Dessert--Try a dessert muscat from Greece, California, or Australia. It will be sweet enough to stand up to dessert, and it's so good you will want to pour it on your pancakes.

Cooking Tip

Make friends with a butcher. Order the tenderloin in advance. Consult with the butcher for length of cooking time. Our butcher said to cook it precisely 30 1/2 minutes at 425         for medium rare. We laughed, but we did what he said and our tenderloin came out perfectly. You can buy a whole or half tenderloin, depending upon the size of your party. A whole beef tenderloin will weigh 4 to 6 pounds and will serve ten to twelve people generously. If buying a whole piece, ask for an untrimmed tenderloin, which will have the tapered end that includes the best-tasting meat on the animal. Cut this off and save it for yourselves later. With this small precious end piece, you can make Chateaubriand, filet mignon, or beef tenders with peppercorn sauce for two.

Tradition determines expectations for Christmas table decorations. In 1959 grandmother decided she'd like to be "modern"; she put away all the old hand-blown glass ornaments and did up the house and table in a uniform "blue" look, with all blue bulbs on a phony white tree, blue decorations on the Christmas table, and even blue lights in every socket she could find. The result was, in a certain ten-year-old's mind, a disaster, though it might be considered cool right now in Soho. So our advice to you is, don't meddle with tradition!

All the Trimmings

This one day a year we love red-and-green plaid cloth napkins tucked into brass napkin rings; evergreen boughs from the yard, laid on the table and sprinkled with red glass bulbs; and fat red candles. Linda has a big holly bush in front of the house, so adds some holly to the mix. But mainly, we let the food, served family-style, be the star. The term "groaning board" is not an empty phrase on Christmas at our house. Our table is bountiful, colorful, and aromatic. We expect the guests, when they are called to the table, to gasp at the sheer beauty of it all before they even take a chair. All the hubbub of passing dishes is very exciting!

Serve the tenderloin on a large platter surrounded by sprigs of rosemary and pickled beets. Carve it at the table and top each serving with a jot of Cranberry Horseradish Sauce. Pass the other items and allow your guests to serve themselves.

You're Invited!

Being invited to a "cooperative" Christmas includes a responsibility for the guest to bring something. So a phone call to discuss the venture is best. Talk over the menu and see what each guest is willing to bring or cook. Mark up your master menu, then send a quick note to confirm the arrangement, noting the time of the dinner, and the agreed-upon contribution. People enjoy participating in this Christmas gift to one another. What a fine thing to give to each other. A day of pleasure and plenty at table.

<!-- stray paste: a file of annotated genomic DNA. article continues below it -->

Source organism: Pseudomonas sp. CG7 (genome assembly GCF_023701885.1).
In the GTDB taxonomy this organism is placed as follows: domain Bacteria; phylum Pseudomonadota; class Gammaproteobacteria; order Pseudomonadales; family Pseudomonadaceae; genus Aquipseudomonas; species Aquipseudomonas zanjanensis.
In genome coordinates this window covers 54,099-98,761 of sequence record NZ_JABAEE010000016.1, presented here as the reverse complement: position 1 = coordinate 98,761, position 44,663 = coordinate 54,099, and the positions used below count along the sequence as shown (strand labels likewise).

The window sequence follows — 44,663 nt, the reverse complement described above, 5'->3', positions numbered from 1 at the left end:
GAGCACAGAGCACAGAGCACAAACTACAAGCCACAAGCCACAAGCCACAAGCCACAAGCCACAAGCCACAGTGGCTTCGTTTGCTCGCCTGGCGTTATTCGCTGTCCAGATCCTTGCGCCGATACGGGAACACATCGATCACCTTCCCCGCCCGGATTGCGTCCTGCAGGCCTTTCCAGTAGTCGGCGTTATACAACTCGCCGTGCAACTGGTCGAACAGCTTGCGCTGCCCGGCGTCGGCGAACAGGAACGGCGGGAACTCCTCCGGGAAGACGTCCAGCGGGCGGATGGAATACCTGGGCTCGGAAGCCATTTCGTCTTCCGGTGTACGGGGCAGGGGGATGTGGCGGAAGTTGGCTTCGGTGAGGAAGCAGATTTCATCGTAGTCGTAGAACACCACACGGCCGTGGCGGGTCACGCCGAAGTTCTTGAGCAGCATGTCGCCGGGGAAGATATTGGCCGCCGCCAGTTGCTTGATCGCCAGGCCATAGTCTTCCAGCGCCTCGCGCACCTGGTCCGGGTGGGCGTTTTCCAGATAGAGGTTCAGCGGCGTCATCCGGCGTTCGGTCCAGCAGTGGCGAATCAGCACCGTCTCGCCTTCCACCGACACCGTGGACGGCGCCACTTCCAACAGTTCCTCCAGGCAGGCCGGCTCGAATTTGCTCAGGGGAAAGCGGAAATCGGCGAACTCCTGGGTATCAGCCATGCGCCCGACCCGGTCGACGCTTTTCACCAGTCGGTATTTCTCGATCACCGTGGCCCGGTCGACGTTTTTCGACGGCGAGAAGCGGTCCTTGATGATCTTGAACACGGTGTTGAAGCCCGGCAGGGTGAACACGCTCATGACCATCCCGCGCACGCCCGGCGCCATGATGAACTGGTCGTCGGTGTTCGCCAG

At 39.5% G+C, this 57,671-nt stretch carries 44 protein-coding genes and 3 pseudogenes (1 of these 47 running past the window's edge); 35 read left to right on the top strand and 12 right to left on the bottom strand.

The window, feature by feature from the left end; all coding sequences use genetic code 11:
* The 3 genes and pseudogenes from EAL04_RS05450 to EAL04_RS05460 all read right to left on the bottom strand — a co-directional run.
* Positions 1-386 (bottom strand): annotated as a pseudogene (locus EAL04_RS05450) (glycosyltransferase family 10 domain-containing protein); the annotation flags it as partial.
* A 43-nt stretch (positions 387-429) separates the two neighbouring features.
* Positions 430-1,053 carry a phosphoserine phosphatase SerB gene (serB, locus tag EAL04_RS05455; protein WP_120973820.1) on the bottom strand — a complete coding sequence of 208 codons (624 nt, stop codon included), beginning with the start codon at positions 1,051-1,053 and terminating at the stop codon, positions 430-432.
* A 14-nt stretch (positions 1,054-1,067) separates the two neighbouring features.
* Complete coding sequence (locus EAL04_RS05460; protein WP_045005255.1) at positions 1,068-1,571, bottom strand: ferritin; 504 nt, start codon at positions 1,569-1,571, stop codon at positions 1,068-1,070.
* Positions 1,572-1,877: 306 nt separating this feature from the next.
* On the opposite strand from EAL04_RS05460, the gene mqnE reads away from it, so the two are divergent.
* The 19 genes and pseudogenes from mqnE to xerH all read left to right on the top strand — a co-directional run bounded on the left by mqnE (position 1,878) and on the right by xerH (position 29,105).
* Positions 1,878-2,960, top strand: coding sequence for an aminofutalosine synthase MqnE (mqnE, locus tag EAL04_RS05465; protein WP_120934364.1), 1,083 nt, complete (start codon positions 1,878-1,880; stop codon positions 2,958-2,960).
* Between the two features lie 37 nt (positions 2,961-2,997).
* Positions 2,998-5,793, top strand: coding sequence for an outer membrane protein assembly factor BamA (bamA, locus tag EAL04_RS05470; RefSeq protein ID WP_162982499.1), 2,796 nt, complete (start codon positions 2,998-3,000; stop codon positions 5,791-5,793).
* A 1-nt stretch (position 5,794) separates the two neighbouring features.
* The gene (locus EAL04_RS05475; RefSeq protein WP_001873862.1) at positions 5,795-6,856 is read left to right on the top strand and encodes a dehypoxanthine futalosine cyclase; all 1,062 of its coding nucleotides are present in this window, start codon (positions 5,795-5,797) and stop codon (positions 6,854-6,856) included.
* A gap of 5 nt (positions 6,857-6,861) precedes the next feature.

White Bean and Rosemary Spread with Slices of Sourdough Bread

2 (16-ounce) cans cannellini or great northern beans, rinsed and drained
2 cloves garlic, chopped (1 teaspoon)
1/4 cup extra virgin olive oil
Juice and zest of 1 lemon
2 teaspoons chopped fresh rosemary leaves
1/2 cup chopped flat-leaf parsley, plus sprigs for garnish

If you can work a can opener, you can make a true appetizer that will leave your guests lunging for the dinner table. Cannellini beans seem to come in a variety of can sizes. And in some parts of the country, not at all. Not to worry. Use navy beans or Great Northerns. You're looking for white beans in a can that weighs roughly 1 pound. Use what you can find and go forth. Measurements are not critical here.

Preparation time: 10 minutes
Refrigeration time: 30 minutes to 2 days
Makes 3 cups to serve 10 to 12

A definite do-ahead. Find 10 minutes somewhere in your busy schedule and whip this together as much as 2 days in advance.

Combine all the ingredients except salt, hot sauce, bread, and garnish in the food processor bowl fitted with the steel blade. Process until smooth, about 30 seconds, then season to taste with salt and hot sauce. Transfer to a bowl or jar and refrigerate until 20 minutes before serving time.

To serve, place the bean spread in a bowl and garnish it with parsley sprigs. Set the bowl on a platter and surround it with the bread chunks. Let your guests serve themselves.


Hot Salad of Mustard Greens with Mint and Pancetta

2 tablespoons extra virgin olive oil
6 slices pancetta or bacon, chopped
1 large yellow onion, cut into quarters and segments separated
6 cloves garlic, chopped (3 teaspoons)
2 pounds fresh mustard greens, well washed and stemmed

Here's a great beginning to your Christmas dinner. Serve a small, smoking serving to each guest at the dinner table to whet his or her appetite. Got an eager assistant in the kitchen? Assign that cook the job of making the hot salad. It's simple, but it needs tending. Substitute kale, spinach, or other sweet hot winter greens if you wish. Choose your largest skillet or stew pot to hold all the greens.

Preparation time: 15 minutes
Cooking time: 20 minutes
Makes 10 to 12 servings

For a bright colored salad, sautÚ the greens just before serving.